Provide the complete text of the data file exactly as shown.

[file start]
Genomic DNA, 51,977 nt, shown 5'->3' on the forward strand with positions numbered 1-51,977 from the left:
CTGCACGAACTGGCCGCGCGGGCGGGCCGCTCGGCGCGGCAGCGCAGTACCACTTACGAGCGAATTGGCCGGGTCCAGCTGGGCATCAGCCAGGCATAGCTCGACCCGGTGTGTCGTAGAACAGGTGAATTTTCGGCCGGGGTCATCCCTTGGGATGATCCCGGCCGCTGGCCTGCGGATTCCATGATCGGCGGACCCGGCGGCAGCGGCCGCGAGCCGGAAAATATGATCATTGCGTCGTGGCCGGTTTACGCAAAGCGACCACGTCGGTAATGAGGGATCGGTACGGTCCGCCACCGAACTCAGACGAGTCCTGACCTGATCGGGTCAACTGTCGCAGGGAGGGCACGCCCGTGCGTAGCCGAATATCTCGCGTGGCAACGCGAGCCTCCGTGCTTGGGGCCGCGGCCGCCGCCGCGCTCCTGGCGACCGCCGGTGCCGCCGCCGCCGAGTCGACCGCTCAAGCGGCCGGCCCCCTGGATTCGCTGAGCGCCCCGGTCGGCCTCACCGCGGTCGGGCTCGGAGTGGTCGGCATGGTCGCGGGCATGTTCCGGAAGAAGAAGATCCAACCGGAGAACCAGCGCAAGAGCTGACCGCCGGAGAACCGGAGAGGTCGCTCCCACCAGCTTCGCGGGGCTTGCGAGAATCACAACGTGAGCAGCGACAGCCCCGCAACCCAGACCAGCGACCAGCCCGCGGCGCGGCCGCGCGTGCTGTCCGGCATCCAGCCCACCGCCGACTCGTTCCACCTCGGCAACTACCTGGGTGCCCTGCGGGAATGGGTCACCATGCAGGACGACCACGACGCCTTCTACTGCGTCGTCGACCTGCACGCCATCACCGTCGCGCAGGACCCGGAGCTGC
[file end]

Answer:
Genomic DNA, 51,977 nt, shown 5'->3' on the forward strand with positions numbered 1-51,977 from the left:
CTGCACGAACTGGCCGCGCGGGCGGGCCGCTCGGCGCGGCAGCGCAGTACCACTTACGAGCGAATTGGCCGGGTCCAGCTGGGCATCAGCCAGGCATAGCTCGACCCGGTGTGTCGTAGAACAGGTGAATTTTCGGCCGGGGTCATCCCTTGGGATGATCCCGGCCGCTGGCCTGCGGATTCCATGATCGGCGGACCCGGCGGCAGCGGCCGCGAGCCGGAAAATATGATCATTGCGTCGTGGCCGGTTTACGCAAAGCGACCACGTCGGTAATGAGGGATCGGTACGGTCCGCCACCGAACTCAGACGAGTCCTGACCTGATCGGGTCAACTGTCGCAGGGAGGGCACGCCCGTGCGTAGCCGAATATCTCGCGTGGCAACGCGAGCCTCCGTGCTTGGGGCCGCGGCCGCCGCCGCGCTCCTGGCGACCGCCGGTGCCGCCGCCGCCGAGTCGACCGCTCAAGCGGCCGGCCCCCTGGATTCGCTGAGCGCCCCGGTCGGCCTCACCGCGGTCGGGCTCGGAGTGGTCGGCATGGTCGCGGGCATGTTCCGGAAGAAGAAGATCCAACCGGAGAACCAGCGCAAGAGCTGACCGCCGGAGAACCGGAGAGGTCGCTCCCACCAGCTTCGCGGGGCTTGCGAGAATCACAACGTGAGCAGCGACAGCCCCGCAACCCAGACCAGCGACCAGCCCGCGGCGCGGCCGCGCGTGCTGTCCGGCATCCAGCCCACCGCCGACTCGTTCCACCTCGGCAACTACCTGGGTGCCCTGCGGGAATGGGTCACCATGCAGGACGACCACGACGCCTTCTACTGCGTCGTCGACCTGCACGCCATCACCGTCGCGCAGGACCCGGAGCTGC